Jack Irish - Back for More
Kristina Sams | On 18, Feb 2016
Noir with an Aussie accent.
Guy Pearce is back as his part-time investigator, part-time debt collector and full-time brooder alter ego in this six part screen adaption and continuation of Peter Templeâ€™s successful Jack Irish novels.
Crime stories have held a very special place on the Australian screen. Looking at our history, itâ€™s easy to see why. As we all allegedly enjoy a good puzzle, year after year we are subjected to another â€˜cat and mouseâ€™ game. Sometimes we follow the good guys. Sometimes we get to know the bad guys. Not only are these stories an excellent delivery device that simplifies the human condition into wants and needs, the world is a very black and white place in these stories. Wrong and right. You learn your lesson.
A gritty credits sequence to â€˜Godâ€™s Gonna Cut You Downâ€™ and overlayed images of dark streets and alcohol, sets the scene. Irish unintentionally finds himself embroiled in tracking a missing girl, threats from a mysterious cult with funding from high places and ends up framed for murder. It is his quick interactions and realisations at these moments that really engages the audience. Pearceâ€™s Irish can be described as textbook dishevelled anti-hero â€“ him putting the â€˜antiâ€™ there in the first place and discarding the word â€˜heroâ€™ completely; a man with good intentions working with criminals and some colourful, overly-sexual characters.
In true Jack Irish fashion you are left with a cliff-hanger, the final act leading the audience to an explosive conclusion and a range of emotions from â€œHey thereâ€™s Claudia Cravenâ€ to â€œOh my Godâ€ and then â€œThat girl is so going to dieâ€. Sorry, spoiler alert.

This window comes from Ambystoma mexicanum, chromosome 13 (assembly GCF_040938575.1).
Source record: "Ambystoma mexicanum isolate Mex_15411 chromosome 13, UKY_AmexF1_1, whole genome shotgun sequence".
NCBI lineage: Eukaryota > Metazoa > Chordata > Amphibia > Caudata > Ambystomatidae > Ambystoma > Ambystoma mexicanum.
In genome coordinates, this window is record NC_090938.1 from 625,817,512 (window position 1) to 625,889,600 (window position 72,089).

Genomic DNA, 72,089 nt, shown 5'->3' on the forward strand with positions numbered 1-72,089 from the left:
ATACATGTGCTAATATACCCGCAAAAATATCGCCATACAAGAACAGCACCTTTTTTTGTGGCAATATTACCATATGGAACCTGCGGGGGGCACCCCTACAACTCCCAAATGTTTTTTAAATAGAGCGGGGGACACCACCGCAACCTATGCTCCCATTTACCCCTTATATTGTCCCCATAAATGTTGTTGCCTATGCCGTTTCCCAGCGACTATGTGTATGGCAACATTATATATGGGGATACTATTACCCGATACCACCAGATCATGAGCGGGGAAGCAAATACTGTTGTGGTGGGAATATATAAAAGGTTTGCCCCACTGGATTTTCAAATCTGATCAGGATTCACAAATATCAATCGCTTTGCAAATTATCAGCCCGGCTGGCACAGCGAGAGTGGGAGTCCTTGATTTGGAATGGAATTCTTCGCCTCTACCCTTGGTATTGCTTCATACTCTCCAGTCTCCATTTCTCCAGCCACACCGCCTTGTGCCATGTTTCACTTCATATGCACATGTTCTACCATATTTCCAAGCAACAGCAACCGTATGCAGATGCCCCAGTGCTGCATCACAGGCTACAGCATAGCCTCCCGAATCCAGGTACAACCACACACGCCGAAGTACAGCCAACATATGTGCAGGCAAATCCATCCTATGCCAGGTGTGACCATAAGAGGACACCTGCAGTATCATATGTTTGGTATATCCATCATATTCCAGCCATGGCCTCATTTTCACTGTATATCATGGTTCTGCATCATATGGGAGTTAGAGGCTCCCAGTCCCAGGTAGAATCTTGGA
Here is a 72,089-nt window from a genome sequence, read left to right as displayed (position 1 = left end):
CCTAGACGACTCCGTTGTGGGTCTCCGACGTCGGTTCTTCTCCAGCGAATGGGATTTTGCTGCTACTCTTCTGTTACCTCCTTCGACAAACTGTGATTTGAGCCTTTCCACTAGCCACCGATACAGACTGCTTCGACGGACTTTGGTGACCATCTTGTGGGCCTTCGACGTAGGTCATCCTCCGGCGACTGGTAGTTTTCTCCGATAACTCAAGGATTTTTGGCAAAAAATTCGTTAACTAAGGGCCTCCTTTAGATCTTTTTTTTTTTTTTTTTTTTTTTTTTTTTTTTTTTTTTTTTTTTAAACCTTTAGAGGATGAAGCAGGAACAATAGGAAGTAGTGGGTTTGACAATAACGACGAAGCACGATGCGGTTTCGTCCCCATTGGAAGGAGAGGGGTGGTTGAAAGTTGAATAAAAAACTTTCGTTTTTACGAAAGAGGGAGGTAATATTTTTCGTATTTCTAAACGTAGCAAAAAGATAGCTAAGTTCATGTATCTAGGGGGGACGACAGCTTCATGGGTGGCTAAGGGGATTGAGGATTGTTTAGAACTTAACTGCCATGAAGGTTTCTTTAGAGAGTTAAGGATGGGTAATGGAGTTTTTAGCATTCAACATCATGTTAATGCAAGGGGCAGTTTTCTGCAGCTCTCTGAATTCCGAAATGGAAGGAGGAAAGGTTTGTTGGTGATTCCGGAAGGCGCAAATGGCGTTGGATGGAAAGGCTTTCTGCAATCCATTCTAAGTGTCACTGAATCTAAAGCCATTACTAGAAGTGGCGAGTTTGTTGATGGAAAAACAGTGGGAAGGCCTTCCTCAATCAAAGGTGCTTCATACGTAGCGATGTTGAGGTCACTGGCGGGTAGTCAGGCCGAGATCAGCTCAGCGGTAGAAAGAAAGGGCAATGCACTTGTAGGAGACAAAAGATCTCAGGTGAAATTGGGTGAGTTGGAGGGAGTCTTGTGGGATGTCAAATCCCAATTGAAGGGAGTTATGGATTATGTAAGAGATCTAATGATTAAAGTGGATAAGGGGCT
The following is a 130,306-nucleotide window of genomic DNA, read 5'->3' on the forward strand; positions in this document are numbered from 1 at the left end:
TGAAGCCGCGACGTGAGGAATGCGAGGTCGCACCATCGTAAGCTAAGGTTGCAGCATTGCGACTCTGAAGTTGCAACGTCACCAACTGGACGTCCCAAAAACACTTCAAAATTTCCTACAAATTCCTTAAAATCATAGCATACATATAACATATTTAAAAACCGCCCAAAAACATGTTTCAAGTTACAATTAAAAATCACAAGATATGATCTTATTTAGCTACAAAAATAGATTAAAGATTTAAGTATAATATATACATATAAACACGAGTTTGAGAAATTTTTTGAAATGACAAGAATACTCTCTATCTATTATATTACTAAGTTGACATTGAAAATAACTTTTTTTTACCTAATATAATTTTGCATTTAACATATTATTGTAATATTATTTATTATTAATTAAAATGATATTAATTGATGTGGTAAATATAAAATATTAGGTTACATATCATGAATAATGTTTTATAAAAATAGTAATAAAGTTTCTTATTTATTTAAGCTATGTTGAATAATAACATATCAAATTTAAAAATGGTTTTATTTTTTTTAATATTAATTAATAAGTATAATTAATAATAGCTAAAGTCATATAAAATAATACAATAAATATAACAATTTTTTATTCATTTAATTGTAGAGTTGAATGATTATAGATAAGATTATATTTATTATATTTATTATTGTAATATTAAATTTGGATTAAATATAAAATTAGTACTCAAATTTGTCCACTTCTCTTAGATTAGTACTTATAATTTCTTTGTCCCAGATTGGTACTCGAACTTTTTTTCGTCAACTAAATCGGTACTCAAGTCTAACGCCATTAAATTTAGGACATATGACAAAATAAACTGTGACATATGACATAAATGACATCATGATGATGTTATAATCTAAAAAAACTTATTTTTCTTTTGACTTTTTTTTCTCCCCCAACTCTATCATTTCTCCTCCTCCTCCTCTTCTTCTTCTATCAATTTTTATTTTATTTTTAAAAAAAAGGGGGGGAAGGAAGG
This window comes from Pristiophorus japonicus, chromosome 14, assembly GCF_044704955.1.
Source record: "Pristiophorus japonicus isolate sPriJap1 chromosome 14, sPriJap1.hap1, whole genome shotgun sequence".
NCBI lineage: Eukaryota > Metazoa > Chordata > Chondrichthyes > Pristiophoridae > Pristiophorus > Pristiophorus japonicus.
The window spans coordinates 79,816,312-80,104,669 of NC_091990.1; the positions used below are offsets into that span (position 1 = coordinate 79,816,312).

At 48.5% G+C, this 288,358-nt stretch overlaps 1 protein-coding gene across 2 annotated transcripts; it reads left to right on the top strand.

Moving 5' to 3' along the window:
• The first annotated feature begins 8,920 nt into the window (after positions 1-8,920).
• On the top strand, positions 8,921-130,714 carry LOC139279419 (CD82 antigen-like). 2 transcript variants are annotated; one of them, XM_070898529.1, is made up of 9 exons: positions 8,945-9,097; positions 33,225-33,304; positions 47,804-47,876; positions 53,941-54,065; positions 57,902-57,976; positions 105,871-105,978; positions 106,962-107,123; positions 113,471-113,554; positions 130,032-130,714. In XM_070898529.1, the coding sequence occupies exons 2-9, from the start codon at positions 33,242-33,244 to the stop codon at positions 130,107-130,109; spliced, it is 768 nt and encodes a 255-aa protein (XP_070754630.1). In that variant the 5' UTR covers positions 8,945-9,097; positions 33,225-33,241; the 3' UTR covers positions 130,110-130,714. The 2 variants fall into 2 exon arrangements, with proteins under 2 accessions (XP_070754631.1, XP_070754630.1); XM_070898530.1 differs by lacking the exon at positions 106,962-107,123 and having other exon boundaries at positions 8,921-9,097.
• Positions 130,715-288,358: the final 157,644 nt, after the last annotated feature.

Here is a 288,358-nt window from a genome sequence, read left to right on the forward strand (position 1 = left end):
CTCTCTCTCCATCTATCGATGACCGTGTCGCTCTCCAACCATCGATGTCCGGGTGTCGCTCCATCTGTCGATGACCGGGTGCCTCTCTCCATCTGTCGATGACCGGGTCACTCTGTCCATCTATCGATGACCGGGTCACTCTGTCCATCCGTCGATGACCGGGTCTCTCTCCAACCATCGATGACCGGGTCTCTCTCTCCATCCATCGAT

Kieran Darcy-Smithâ€™s direction strived for reality, natural lighting and no-glamour which led the audience to witness another interpretation of â€˜honestyâ€™. Irish is man trying to balance the whole work-life vortex. Darcy-Smithâ€™s strength was his adept juggling of comedic and dramatic moments.
Co-creator Andrew Knightâ€™s script combined creative thinking and intelligent wit and incorporated elements of situational comedy to play on societal expectations. For example when Irish chased a â€˜debtorâ€™ to a local park and said â€˜debtorâ€™ hid in a playground tunnel, the mothers of the playground looked on disapprovingly.
Expanding on the universe first established in 2012 with the telemovie Jack Irish: Black Tide, familiar faces such as Marta Dussledorp, Shane Jacobson, Roy Billing and Aaron Pederson re-join the cast, seamlessly picking up where they left off.
â€œIn my business you charge for your time and you pay for other peopleâ€™s time.â€
Jack Irish airs Thursdays at 8:30pm on ABC.
Catch up on past episodes here.
Image Credits: ABC.com